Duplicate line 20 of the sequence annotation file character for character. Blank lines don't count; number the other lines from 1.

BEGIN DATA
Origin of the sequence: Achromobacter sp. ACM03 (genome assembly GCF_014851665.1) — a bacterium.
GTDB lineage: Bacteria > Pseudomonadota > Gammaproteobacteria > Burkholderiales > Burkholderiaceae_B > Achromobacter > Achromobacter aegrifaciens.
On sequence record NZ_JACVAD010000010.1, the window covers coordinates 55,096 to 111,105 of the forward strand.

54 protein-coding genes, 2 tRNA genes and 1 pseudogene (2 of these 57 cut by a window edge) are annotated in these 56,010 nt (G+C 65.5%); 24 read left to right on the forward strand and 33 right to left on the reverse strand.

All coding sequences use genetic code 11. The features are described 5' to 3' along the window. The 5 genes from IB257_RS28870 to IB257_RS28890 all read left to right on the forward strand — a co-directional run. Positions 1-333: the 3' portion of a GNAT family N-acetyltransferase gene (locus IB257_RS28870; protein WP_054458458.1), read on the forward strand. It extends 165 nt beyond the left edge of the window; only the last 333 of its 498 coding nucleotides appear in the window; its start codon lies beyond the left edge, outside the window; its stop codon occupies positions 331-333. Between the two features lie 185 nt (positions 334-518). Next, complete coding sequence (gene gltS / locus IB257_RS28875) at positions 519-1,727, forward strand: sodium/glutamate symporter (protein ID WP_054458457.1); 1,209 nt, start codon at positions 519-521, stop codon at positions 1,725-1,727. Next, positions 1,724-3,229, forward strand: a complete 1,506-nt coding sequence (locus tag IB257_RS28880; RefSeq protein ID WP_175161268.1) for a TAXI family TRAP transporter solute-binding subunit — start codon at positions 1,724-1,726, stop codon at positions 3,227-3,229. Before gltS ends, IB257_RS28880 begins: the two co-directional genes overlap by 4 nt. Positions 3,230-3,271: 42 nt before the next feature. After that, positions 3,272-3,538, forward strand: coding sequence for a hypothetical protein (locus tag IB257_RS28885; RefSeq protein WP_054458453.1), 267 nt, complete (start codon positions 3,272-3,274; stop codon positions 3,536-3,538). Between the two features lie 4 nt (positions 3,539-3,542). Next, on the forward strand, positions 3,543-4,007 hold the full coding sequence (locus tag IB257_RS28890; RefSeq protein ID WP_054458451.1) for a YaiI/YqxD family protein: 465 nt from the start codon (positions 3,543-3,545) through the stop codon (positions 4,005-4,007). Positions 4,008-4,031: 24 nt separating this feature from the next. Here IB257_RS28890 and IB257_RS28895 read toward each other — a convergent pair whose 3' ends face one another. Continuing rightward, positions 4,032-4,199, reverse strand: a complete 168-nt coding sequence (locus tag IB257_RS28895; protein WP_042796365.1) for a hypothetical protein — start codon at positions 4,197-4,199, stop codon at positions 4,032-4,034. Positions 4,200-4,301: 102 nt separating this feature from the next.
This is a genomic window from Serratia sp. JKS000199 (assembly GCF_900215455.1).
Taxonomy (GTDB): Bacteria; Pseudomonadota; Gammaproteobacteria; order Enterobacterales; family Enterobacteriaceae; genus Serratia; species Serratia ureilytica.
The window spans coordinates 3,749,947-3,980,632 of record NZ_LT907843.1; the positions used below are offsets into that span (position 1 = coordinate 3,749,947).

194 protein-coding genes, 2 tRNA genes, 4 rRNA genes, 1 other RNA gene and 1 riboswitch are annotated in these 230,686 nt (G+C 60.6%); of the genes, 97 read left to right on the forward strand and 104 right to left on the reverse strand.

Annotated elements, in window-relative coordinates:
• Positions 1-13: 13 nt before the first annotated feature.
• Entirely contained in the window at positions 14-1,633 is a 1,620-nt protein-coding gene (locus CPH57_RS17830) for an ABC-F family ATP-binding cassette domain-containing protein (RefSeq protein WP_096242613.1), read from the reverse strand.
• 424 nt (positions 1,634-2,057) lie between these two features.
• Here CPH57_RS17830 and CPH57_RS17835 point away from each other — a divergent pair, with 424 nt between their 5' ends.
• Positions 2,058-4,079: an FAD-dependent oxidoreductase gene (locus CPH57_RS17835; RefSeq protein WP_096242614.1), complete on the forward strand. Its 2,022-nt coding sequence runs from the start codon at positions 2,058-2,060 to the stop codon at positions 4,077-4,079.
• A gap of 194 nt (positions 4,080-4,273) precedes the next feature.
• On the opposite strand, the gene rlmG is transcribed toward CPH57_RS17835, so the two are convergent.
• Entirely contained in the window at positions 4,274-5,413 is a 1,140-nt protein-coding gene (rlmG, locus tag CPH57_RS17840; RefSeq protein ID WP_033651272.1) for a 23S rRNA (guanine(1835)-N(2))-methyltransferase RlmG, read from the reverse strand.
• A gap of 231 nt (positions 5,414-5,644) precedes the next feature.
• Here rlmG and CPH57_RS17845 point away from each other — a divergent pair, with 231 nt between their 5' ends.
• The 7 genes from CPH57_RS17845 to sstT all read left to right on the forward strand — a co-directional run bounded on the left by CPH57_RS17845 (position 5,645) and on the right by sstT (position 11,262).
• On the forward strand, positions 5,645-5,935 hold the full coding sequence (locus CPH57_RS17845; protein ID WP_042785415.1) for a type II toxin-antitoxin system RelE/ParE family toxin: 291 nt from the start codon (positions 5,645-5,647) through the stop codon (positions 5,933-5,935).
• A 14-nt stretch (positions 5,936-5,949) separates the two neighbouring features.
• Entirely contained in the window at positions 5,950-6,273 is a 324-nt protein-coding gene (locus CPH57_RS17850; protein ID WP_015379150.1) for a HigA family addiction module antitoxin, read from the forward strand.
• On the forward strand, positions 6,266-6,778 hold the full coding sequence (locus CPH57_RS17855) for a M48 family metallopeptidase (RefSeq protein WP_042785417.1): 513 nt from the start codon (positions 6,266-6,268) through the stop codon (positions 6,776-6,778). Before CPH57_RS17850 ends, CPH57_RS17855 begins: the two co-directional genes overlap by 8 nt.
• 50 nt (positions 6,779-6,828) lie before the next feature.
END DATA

• Here rlmG and CPH57_RS17845 point away from each other — a divergent pair, with 231 nt between their 5' ends.